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Church Leadership

To go deep, you have to go wide

Photo by ??’ via Flickr (Creative Commons)

I’ve been thinking a lot lately about how our students so quickly dispatch their faith in early adulthood.

As I’ve read Sticky Faith, Almost Christian, Christians Smith’s research, and played host to the Extended Adolescence Symposium last week I’ve been taking it all in and trying to figure out “why.”

Why is it that so many students walk away from their faith in early adulthood?

And I can’t get away from this: The Jesus we present is often times shallow, weak, and boring. He’s easy to walk away from.

It’s not that following Jesus is any of those things. It’s just that we present him that way.

I think a lot of young adults walk away because we are shallow, weak, and boring.

They are thinking deep thoughts about important things, they are reading Joyce and Emerson and wrestling with the Pythagorean theorem while we spend countless hours debating the merits of pop-culture Christianity. We care more about Rob Bell’s glasses than we do why Jesus is allowing hundreds of thousands of children to starve in the horn of Africa. We care more about next week’s worship set than we care about what’s happening on their campus.

Our students are learning from their own experience that if you want to go deep on things you have to go wide– and they look at us and see us trying to go deep on things we aren’t very wide about.

  • They observe we only read from people we already agree with.
  • They observe we only listen to vantage points we are likely to already hold.
  • They observe we are only stretched intellectually unintentionally.
  • They observe we are avoid big theological questions.
  • They observe we seek training and education for our limited scope and see little value in getting outside of our discipline.

I’m struck by the reality that most high school sophomore’s have a more mature reading pallete through their literature classes than the average pastor.

A sophomore is reading Shakespeare, Hemmingway, Arthur Miller, Twain, F. Scott Fitzerald, Maya Angelo… to name a few. The average pastor is reading Francis Chan, a couple of commentaries from the same theological spectrum, and a book about leading small groups.

You might have an MDiv but you’re looking pretty intellectually thin next to a 15 year old getting a C- in British Lit.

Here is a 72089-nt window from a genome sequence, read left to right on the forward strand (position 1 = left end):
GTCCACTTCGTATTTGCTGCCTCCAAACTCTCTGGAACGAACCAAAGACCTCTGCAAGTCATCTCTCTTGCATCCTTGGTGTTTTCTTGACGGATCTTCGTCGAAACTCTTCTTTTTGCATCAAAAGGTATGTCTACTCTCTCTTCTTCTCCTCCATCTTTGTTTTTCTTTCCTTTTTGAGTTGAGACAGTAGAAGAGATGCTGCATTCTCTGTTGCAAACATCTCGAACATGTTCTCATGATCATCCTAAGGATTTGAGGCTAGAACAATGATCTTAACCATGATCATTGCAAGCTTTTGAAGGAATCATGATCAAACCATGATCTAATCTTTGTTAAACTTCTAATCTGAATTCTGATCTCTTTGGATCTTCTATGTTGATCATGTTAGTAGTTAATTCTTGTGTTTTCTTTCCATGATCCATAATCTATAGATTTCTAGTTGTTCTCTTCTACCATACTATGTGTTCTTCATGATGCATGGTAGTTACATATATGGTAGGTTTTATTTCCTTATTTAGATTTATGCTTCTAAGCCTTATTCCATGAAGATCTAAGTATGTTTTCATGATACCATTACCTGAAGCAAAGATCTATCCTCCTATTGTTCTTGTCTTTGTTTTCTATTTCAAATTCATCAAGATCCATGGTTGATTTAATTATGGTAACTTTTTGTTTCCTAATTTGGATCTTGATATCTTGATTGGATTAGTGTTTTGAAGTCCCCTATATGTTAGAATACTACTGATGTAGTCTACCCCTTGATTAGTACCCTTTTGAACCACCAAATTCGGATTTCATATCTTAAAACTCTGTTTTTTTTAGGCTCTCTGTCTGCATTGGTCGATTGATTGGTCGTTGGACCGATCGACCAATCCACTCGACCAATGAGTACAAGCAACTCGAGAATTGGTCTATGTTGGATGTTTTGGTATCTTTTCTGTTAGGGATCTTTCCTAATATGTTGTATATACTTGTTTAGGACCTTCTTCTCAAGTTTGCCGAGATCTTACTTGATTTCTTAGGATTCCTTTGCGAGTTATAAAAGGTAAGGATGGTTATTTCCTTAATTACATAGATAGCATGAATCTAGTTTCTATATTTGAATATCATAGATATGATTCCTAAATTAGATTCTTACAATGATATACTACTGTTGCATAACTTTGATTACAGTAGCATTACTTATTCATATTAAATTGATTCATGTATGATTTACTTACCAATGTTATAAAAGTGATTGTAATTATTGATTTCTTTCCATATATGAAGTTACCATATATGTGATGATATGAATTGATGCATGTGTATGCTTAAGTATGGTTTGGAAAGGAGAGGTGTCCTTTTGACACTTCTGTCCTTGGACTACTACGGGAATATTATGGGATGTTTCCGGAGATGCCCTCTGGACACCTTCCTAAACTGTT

We make a mistake when we try to simplify the Gospel. We make a mistake when we try to dumb down what Jesus is saying to what we think our students can understand. We make a mistake of trying to neatly wrap up a Bible lesson into 3 easy-to-remember points.

Because our students know life isn’t that easy. They expect an infinite God to be infinitely deep and infinitely wide. And what they see presented from their leaders lacks both.

I think the thing I’m wrestling with is  the reality that students aren’t walking away from Jesus necessarily. They are walking away from the cheap, easy,uninteresting, anti-intellectual, shallow, weak Jesus we have presented them in high school.

By Adam McLane

Kristen and Adam live in the San Diego neighborhood of Rolando with their three children.

22 replies on “To go deep, you have to go wide”

Well said! I believe whole-heartedly that we have dropped the ball so far as our students are concerned – all the way from middle school through college. We expect them to get by on “fun” activities and last minute videos rather than expose them to the wonderful depths of faith.

So much wisdom in this post. I couldn’t agree more (and not just because I’m a lit. prof.!) I think part of the problem is that we want to share an easily-digestible faith with young people. We worry that they will have doubts, so we don’t give them safe places to explore doubt. I hope I will always model a questioning, seeking faith for my kids and other young people in my life.
Thank you! I’ll be bookmarking and sharing this one, for sure.

One guy from our young adult Bible study just asked if the next thing we studied together could be passages that don’t have easy answers (things like the violence of God in the Old Testament).  He wants us to wrestle with how we relate with other religions, philosophy, etc.  And our group consists of primarily recovering addicts and non-college attending emerging adults.  They really want to engage deeply on things they don’t yet understand.

Adam while I agree I think their is a major reason you failed to mention our structure. People 18-35 do not like sitting in a lecture where an expert presents the truth and they cannot challenge it. Even our small groups fail to allow disagreement and challenges. Till we begin dismantling our structures that are not working we will continue to lose students.

I wouldn’t say no one… i for one do find value in it…sometimes. But agree we have made it the one central means of ‘spending time’ together in a gathering to worship, that is something that needs to be re-thought

Adam,
I agree with much of what you say. I agree that often you can pick up a lame image of Jesus. You are right to critique or shallowness, and the comment about the pastor’s reading list made me wince (too true). My struggle with all this has worked on in two primary issues:

1) We in youth ministry have a heavy drive for teaching toward application – show me what this does, how this works, what difference it makes. We can be so application oriented that we move too quickly past the fundamental truth/reality and skip to how it cashes out. But if all you hear is how it cashes out, how can you ever love the beauty behind it?